The long-running saga of the mega-merger of our two biggest news publishers is heading for the High Court - not for the first time. Last time round, NZME and Stuff were fighting for the right to get together. This time the pair are seriously estranged.
Media company NZME has applied to the High Court for an interim injunction against Nine Entertainment in Australia - the owner of NZME’s main market rival Stuff.
It is seeking to enforce an exclusivity arrangement and prevent Nine from negotiating with any other possible buyer.
It’s the latest twist in what the NZME-owned New Zealand Herald called “an increasingly bitter process”to turn the two news publishers into one. Stuff's report said it had "turned septic."
And in an article published earlier in the day, Stuff’s political editor Luke Malpass was more colourful.
“The cack-handed attempt by indebted media octopus NZME to browbeat Nine Entertainment into selling it Stuff for $1 spectacularly blew up in its face,” he wrote.
“It is understood that Nine’s attitude is now that it will sell its Kiwi arm to anyone but NZME,” he wrote.
Nine has missed self-imposed deadlines to sell off Stuff this past year and, given its own Covid-driven problems, it will not want to offload Stuff for nothing if another buyer makes a better offer.
NZME’s latest move is a bid to stop that happening.
When the two companies first proposed a merger back in 2016, the two publishers were completely on the same page.
Their merger plan was prepared in strict secrecy and unveiled with co-ordinated statements to the stock exchange in New Zealand and Australia.
So how did it come to this?
After the competition watchdog declined to give permission for the merger in 2017, NZME and Stuff went to courts together and lost - twice.
Since then, Stuff’s parent Fairfax Media in Australia has been acquired by Nine Entertainment, a major media company with digital, radio and TV assets more important to them than newspapers and online news in New Zealand.
NZME has continued to pursue the deal and secured the Deputy PM’s support for a modified merger late last year. A ‘Kiwishare’ arrangement proposed a combined Stuff and NZME would ringfence newsrooms and local titles while merging the rest of their operations.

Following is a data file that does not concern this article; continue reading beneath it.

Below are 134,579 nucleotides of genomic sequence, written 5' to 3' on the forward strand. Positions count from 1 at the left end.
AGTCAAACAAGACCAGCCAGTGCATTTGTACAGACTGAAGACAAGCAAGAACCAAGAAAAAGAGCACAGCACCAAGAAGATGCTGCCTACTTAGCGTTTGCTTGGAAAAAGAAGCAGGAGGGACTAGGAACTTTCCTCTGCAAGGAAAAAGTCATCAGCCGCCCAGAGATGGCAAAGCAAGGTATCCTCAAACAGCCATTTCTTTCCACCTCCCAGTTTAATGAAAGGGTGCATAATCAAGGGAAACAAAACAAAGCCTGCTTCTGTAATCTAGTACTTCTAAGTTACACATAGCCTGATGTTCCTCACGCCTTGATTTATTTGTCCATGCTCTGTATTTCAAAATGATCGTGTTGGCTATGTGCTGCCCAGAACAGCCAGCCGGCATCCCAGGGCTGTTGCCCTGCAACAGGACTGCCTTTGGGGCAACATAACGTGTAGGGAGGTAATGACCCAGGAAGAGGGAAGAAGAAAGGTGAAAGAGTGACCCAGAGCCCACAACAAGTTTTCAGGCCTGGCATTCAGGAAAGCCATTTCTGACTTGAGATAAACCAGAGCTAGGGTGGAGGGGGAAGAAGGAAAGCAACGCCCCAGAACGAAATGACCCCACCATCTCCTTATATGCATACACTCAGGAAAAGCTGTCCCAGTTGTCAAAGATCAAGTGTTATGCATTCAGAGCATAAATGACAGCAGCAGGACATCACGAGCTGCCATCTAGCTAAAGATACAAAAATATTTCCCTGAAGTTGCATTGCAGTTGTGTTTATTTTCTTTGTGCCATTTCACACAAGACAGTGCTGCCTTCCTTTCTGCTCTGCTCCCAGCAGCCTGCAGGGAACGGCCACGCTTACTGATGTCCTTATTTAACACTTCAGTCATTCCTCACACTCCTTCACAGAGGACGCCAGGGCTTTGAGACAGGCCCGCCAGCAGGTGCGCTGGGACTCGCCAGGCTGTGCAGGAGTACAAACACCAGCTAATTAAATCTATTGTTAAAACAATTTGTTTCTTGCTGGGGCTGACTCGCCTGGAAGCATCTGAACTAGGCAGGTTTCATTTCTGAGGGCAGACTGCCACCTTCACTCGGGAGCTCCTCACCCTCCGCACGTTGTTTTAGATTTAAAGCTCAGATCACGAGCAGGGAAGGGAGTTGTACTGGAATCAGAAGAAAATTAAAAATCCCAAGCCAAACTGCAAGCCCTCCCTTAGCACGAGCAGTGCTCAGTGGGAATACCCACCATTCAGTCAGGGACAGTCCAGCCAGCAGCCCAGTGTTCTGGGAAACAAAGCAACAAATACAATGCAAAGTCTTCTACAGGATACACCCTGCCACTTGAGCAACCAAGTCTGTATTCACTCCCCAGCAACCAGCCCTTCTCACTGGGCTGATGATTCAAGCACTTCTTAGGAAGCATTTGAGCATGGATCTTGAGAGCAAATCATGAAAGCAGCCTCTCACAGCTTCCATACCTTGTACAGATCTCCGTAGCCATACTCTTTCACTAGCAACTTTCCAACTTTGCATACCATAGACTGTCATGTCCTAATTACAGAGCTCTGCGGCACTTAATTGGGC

Last Monday NZME sprang a surprise with a statement to the NZX which said NZME and Nine Entertainment in Australia agreed an exclusive negotiation period on 23 April to acquire Stuff for the nominal sum of $1.
NZME needed government support to unblock the Commerce Commission’s opposition to the merger by the end of this month.
NZME said savings from combining business operations would support “the future of New Zealand journalism by a local, committed national news media outlet,” it said, and “NZME... is best placed to preserve mastheads, newsrooms and jobs.”
To that end, NZME requested the Commission consider its application under urgency, citing the collapse of Bauer Media in March which spelled the end for many magazines.
"We are mindful of what happened to Bauer Media and we are focused on saving hundreds of jobs and regional mastheads which may be lost if we do not act with this urgency. Time is of the essence and we seek your urgent assistance to allow completion by 31 May 2020."
But soon after, Nine told the ASX last Monday it had “terminated further engagement with NZME.”
NZME Chief Executive Officer Michael Boggs insisted the exclusive negotiation period was still valid - and binding.
Meanwhile Stuff staff here were scratching their heads on the sidelines - including the top brass.
“We are really not sure why NZME took this step, given the clear message from our owners that there would be no transaction,” Stuff chief executive Sinead Boucher told staff.
The Otago Daily Times ran the cryptic headline: “New bid to buy Stuff news news to Stuff ”
When asked if the two companies were communicating over this apparent impasse, NZME’s spokesman told Mediawatch they will have “more to say at some point.”
NZME’s move is also about pressuring the government.
Unveiling a $50m targeted assistance package for media released in late April, broadcasting and digital media minister Kris Faafoi said there was “a natural level of function of journalism the Government wants to see.”
“Media plurality, the function of journalism and preserving as many jobs as possible are the priorities", he told reporters.
A hearing on the interim injunction is set down for tomorrow at the Auckland High Court.
NZME's annual shareholders' meeting - to be held online on 11 June - will also be interesting.